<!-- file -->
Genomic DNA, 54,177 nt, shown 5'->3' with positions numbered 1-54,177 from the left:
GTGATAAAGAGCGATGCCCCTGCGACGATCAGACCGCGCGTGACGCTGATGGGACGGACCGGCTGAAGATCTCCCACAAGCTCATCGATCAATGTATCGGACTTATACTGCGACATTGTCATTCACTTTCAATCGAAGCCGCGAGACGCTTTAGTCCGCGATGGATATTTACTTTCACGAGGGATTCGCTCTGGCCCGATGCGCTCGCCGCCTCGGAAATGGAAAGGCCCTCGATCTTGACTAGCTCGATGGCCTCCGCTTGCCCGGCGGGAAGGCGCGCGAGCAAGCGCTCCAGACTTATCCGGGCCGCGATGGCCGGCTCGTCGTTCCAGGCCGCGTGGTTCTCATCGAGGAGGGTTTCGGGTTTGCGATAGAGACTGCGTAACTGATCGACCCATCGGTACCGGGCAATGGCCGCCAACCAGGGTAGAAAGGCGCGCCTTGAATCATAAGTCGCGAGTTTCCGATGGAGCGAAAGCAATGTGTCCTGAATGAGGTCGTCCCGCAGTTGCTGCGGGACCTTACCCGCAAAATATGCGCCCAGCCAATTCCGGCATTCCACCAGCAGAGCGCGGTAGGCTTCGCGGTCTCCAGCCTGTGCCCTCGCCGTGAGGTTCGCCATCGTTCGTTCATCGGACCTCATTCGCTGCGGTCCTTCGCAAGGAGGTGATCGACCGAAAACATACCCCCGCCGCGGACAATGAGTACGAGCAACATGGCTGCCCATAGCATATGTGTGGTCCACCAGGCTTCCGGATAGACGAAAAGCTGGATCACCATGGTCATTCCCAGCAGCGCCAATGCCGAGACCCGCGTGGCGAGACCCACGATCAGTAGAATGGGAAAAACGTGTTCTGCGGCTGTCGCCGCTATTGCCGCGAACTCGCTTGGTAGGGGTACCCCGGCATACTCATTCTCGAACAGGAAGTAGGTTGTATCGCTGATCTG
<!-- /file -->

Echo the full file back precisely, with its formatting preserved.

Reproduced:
Genomic DNA, 54,177 nt, shown 5'->3' with positions numbered 1-54,177 from the left:
GTGATAAAGAGCGATGCCCCTGCGACGATCAGACCGCGCGTGACGCTGATGGGACGGACCGGCTGAAGATCTCCCACAAGCTCATCGATCAATGTATCGGACTTATACTGCGACATTGTCATTCACTTTCAATCGAAGCCGCGAGACGCTTTAGTCCGCGATGGATATTTACTTTCACGAGGGATTCGCTCTGGCCCGATGCGCTCGCCGCCTCGGAAATGGAAAGGCCCTCGATCTTGACTAGCTCGATGGCCTCCGCTTGCCCGGCGGGAAGGCGCGCGAGCAAGCGCTCCAGACTTATCCGGGCCGCGATGGCCGGCTCGTCGTTCCAGGCCGCGTGGTTCTCATCGAGGAGGGTTTCGGGTTTGCGATAGAGACTGCGTAACTGATCGACCCATCGGTACCGGGCAATGGCCGCCAACCAGGGTAGAAAGGCGCGCCTTGAATCATAAGTCGCGAGTTTCCGATGGAGCGAAAGCAATGTGTCCTGAATGAGGTCGTCCCGCAGTTGCTGCGGGACCTTACCCGCAAAATATGCGCCCAGCCAATTCCGGCATTCCACCAGCAGAGCGCGGTAGGCTTCGCGGTCTCCAGCCTGTGCCCTCGCCGTGAGGTTCGCCATCGTTCGTTCATCGGACCTCATTCGCTGCGGTCCTTCGCAAGGAGGTGATCGACCGAAAACATACCCCCGCCGCGGACAATGAGTACGAGCAACATGGCTGCCCATAGCATATGTGTGGTCCACCAGGCTTCCGGATAGACGAAAAGCTGGATCACCATGGTCATTCCCAGCAGCGCCAATGCCGAGACCCGCGTGGCGAGACCCACGATCAGTAGAATGGGAAAAACGTGTTCTGCGGCTGTCGCCGCTATTGCCGCGAACTCGCTTGGTAGGGGTACCCCGGCATACTCATTCTCGAACAGGAAGTAGGTTGTATCGCTGATCTG